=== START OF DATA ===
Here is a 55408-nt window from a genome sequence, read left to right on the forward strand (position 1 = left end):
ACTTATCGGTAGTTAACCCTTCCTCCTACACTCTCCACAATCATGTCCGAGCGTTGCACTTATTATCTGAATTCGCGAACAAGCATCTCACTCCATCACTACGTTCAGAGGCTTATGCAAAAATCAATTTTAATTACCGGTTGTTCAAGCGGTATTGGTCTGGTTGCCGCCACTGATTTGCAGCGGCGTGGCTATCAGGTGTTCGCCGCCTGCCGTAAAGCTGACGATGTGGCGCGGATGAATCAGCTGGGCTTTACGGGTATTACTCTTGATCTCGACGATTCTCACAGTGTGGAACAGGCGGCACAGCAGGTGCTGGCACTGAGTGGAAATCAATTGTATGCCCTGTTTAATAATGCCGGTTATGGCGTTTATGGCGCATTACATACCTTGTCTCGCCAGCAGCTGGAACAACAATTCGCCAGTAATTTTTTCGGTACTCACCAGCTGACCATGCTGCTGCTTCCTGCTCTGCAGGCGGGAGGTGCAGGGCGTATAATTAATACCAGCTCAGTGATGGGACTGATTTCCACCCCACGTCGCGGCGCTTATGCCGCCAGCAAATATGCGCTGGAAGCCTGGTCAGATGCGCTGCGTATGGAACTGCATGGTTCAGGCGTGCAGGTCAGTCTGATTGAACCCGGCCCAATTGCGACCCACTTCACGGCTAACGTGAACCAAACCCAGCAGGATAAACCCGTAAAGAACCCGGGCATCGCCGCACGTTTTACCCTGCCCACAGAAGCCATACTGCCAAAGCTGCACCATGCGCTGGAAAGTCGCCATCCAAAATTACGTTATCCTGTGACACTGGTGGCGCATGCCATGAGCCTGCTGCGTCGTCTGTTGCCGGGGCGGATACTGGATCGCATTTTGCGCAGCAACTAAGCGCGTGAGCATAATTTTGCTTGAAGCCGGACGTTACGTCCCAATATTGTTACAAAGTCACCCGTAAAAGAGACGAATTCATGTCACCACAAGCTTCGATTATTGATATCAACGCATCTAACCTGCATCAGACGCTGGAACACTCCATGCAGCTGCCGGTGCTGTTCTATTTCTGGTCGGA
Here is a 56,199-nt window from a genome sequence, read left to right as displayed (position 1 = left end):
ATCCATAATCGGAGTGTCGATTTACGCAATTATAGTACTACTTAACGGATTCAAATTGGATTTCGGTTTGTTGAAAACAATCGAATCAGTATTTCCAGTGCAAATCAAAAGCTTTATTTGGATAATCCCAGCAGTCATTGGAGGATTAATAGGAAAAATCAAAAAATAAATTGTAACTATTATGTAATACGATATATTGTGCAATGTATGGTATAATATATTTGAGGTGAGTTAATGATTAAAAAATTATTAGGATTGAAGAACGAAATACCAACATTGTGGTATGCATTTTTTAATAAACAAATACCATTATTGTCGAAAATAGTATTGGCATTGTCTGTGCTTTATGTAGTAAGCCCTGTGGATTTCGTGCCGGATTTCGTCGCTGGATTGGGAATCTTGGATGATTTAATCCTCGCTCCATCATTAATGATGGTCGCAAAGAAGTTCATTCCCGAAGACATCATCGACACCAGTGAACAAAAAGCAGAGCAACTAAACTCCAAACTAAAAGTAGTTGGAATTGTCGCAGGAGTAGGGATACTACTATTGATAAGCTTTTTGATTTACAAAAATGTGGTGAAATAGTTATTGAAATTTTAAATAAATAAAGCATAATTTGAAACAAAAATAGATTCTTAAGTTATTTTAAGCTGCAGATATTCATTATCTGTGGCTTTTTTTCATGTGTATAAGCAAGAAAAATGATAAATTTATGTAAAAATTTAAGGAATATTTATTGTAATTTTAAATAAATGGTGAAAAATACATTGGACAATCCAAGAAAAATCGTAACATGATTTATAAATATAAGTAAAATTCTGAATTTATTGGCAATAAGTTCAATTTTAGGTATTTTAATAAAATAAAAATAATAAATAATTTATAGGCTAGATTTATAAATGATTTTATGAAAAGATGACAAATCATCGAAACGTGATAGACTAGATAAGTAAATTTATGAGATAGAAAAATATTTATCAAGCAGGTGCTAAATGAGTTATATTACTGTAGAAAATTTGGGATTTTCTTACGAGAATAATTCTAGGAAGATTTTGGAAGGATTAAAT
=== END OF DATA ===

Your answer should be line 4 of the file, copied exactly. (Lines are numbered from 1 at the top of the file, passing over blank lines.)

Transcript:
ATCCATAATCGGAGTGTCGATTTACGCAATTATAGTACTACTTAACGGATTCAAATTGGATTTCGGTTTGTTGAAAACAATCGAATCAGTATTTCCAGTGCAAATCAAAAGCTTTATTTGGATAATCCCAGCAGTCATTGGAGGATTAATAGGAAAAATCAAAAAATAAATTGTAACTATTATGTAATACGATATATTGTGCAATGTATGGTATAATATATTTGAGGTGAGTTAATGATTAAAAAATTATTAGGATTGAAGAACGAAATACCAACATTGTGGTATGCATTTTTTAATAAACAAATACCATTATTGTCGAAAATAGTATTGGCATTGTCTGTGCTTTATGTAGTAAGCCCTGTGGATTTCGTGCCGGATTTCGTCGCTGGATTGGGAATCTTGGATGATTTAATCCTCGCTCCATCATTAATGATGGTCGCAAAGAAGTTCATTCCCGAAGACATCATCGACACCAGTGAACAAAAAGCAGAGCAACTAAACTCCAAACTAAAAGTAGTTGGAATTGTCGCAGGAGTAGGGATACTACTATTGATAAGCTTTTTGATTTACAAAAATGTGGTGAAATAGTTATTGAAATTTTAAATAAATAAAGCATAATTTGAAACAAAAATAGATTCTTAAGTTATTTTAAGCTGCAGATATTCATTATCTGTGGCTTTTTTTCATGTGTATAAGCAAGAAAAATGATAAATTTATGTAAAAATTTAAGGAATATTTATTGTAATTTTAAATAAATGGTGAAAAATACATTGGACAATCCAAGAAAAATCGTAACATGATTTATAAATATAAGTAAAATTCTGAATTTATTGGCAATAAGTTCAATTTTAGGTATTTTAATAAAATAAAAATAATAAATAATTTATAGGCTAGATTTATAAATGATTTTATGAAAAGATGACAAATCATCGAAACGTGATAGACTAGATAAGTAAATTTATGAGATAGAAAAATATTTATCAAGCAGGTGCTAAATGAGTTATATTACTGTAGAAAATTTGGGATTTTCTTACGAGAATAATTCTAGGAAGATTTTGGAAGGATTAAAT